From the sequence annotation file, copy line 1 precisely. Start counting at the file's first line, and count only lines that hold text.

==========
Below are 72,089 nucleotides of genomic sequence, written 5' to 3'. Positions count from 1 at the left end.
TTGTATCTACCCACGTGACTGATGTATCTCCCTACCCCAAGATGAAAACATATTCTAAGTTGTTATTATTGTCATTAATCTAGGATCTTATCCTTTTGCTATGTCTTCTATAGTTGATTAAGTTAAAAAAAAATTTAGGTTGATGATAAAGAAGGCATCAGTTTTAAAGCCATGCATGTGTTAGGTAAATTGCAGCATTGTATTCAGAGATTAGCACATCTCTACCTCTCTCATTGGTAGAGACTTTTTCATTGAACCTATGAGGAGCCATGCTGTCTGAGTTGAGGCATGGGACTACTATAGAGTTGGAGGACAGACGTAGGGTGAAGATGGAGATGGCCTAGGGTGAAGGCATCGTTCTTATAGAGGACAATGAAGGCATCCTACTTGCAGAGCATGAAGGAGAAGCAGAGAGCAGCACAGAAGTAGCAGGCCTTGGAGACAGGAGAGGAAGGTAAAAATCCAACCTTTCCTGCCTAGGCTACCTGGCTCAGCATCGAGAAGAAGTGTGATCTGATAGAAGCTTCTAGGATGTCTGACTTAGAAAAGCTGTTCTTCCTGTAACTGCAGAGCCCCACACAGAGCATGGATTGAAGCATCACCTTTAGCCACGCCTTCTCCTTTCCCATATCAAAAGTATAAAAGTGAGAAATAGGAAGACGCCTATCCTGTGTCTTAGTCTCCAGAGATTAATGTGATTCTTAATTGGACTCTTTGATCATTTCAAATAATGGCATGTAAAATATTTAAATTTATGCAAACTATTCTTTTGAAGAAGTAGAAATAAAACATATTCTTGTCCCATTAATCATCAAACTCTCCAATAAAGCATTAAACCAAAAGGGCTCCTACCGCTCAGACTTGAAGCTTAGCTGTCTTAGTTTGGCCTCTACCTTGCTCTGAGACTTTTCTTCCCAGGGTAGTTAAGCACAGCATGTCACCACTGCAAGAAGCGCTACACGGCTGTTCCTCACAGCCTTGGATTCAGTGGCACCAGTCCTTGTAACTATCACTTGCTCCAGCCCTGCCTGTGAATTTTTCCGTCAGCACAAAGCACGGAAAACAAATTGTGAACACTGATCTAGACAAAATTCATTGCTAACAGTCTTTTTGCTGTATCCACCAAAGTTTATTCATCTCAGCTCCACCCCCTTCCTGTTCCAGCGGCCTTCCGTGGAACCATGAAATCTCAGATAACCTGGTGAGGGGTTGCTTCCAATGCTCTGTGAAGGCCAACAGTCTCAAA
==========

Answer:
Below are 72,089 nucleotides of genomic sequence, written 5' to 3'. Positions count from 1 at the left end.